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Flight-Associated Discharge Pattern in a Weakly Electric Fish, Gnathonemus Petersii (Mormyridae, Teleostei)

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A GnathonEmus petersii which is put into the tank of a Mormyrus rume, or of an electrically silenced G. petersii, displays a discharge rate which is only one fourth (8 Hz) the rate exhibited by an attacking, territory-defending animal. In both instances, the variability of intervals is great. In contrast to the bimodal histogram of an attacking animal, the histogram of an inferior, fleeing fish displays only one mode. This mode is identical to the burst activity-mode of the resting histogram, and different from the swimming histogram mode. So the histogram displayed by an attacked and persecuted animal is significantly different from the histograms exhibited by i) isolated resting, ii) isolated swimming, and iii) attacking fish. During an attack-elicited escape reaction, G. petersii increases its discharge rate up to 55 Hz in a step-like fashion, while regularising the length of successive intervals ("fleeing signal"). The step-like discharge rate increase is also shown by the receiver of an Approach who does not move. This suggests that the step-like discharge rate increase, associated with the escape reaction, is not an incidental response to changed motor activity. The "fleeing signal" presumably is i) an incidental response to a vegetative reaction, or ii) it may have the significance of a signal communicating a socially relevant message (e.g. threat).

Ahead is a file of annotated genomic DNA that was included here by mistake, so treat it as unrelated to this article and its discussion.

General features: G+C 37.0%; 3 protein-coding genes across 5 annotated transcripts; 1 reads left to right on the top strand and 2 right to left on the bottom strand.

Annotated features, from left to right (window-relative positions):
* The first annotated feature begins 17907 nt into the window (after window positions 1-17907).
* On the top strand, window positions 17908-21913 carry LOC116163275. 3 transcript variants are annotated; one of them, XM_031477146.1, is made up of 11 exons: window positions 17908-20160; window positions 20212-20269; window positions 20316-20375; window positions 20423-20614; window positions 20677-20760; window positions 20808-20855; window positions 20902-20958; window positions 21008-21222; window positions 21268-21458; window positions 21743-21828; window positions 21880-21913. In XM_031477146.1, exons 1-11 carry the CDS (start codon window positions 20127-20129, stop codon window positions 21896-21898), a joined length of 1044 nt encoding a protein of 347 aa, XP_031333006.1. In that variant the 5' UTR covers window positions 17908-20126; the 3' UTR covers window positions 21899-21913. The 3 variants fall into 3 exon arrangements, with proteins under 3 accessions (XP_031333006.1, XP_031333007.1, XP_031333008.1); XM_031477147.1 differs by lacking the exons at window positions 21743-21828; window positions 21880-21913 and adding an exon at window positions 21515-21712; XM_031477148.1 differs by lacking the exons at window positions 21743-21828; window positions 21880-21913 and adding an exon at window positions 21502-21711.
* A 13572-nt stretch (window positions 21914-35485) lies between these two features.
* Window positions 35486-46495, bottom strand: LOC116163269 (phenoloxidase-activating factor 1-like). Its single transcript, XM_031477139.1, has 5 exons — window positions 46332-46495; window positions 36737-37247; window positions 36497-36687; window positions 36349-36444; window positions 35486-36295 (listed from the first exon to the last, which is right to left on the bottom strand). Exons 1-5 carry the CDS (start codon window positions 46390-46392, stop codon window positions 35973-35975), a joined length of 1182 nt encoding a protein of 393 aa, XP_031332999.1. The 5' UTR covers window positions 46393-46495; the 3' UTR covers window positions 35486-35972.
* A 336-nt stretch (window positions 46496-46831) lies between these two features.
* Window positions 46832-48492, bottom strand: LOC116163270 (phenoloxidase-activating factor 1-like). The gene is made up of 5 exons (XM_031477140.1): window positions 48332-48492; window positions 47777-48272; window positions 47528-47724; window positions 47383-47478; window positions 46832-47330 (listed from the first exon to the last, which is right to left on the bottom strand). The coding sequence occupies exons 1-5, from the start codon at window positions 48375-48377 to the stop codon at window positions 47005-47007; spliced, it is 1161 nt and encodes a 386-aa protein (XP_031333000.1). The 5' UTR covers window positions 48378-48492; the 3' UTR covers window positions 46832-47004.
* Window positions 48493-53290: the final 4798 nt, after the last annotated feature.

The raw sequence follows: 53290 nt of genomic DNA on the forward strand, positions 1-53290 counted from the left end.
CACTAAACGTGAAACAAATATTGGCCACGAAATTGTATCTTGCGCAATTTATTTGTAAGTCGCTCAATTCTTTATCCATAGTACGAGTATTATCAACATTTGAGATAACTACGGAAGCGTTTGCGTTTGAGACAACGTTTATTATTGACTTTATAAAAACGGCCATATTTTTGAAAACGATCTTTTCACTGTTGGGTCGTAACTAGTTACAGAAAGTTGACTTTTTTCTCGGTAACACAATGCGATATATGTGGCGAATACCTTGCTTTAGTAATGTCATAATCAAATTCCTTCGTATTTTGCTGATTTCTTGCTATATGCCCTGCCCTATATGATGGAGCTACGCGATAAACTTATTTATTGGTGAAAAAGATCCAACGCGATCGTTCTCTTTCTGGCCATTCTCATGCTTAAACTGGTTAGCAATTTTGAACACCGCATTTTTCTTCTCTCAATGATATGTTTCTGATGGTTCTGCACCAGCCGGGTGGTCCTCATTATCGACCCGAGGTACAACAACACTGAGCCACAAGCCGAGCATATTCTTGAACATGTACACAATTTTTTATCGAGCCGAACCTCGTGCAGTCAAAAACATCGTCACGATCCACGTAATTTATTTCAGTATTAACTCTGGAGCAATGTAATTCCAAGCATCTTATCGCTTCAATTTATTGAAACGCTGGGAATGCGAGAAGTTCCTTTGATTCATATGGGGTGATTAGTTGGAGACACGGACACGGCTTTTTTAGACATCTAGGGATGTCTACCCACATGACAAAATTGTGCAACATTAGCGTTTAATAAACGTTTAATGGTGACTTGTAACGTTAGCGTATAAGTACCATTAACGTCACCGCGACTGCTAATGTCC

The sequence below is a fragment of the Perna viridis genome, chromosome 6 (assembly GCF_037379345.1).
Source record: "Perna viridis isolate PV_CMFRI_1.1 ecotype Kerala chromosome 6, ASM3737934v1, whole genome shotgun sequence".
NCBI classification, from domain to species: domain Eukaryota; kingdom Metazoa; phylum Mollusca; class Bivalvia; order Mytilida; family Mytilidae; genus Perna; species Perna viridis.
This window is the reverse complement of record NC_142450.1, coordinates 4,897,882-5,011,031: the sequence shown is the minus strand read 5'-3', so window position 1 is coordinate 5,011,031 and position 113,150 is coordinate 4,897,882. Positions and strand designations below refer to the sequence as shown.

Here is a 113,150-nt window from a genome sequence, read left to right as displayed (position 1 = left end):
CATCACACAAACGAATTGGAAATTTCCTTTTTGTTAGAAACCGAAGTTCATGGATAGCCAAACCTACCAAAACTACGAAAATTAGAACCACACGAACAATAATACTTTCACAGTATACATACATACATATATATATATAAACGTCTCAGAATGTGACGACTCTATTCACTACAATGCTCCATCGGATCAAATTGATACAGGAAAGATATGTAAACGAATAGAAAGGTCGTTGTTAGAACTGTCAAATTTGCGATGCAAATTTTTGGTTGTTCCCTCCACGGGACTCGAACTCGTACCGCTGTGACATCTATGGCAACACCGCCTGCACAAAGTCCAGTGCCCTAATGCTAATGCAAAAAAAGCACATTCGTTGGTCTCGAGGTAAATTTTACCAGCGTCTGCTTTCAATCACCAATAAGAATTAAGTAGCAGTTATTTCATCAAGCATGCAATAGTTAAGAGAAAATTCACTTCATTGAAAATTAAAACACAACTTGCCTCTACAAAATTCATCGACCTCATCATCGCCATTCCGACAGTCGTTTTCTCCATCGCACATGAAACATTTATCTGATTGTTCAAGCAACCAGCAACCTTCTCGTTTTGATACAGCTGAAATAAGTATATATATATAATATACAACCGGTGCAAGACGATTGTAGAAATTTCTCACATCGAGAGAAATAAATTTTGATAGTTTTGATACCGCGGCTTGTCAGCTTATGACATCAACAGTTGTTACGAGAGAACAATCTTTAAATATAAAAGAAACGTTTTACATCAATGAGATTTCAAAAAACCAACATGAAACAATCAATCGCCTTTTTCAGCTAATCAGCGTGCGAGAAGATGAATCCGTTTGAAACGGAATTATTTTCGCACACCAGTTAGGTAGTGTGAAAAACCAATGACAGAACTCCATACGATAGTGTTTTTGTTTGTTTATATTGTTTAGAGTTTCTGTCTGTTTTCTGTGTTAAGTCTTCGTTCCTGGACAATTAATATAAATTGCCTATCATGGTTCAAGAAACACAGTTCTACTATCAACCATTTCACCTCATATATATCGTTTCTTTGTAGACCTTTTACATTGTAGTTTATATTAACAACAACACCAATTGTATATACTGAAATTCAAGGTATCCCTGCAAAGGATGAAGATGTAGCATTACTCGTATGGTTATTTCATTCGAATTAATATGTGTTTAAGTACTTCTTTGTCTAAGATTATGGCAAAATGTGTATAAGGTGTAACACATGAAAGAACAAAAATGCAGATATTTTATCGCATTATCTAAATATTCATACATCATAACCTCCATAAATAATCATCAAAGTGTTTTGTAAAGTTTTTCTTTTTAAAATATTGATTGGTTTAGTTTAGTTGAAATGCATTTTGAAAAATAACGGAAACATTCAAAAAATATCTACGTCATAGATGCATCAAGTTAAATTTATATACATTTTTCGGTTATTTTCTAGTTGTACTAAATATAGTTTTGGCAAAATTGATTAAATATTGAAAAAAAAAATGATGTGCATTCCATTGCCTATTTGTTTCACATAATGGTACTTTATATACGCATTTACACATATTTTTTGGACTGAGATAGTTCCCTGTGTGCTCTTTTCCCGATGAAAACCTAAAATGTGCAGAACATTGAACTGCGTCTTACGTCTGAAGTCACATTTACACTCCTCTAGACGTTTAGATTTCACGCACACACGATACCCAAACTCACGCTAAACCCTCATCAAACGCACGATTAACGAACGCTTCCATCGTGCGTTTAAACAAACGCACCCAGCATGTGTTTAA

Affiliations: 1: Laboratoire de Physiologie Nerveuse, Département dc Neurophysiologie Sensorielle, C.N.R.S. Gif-sur-Yvette, Fance, Universität Konstanz, Fachbereich Biologic, Konstanz, German Federal Republic

10.1163/156853976X00488
/content/journals/10.1163/156853976x00488
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/content/journals/10.1163/156853976x00488
1976-01-01
2016-09-26

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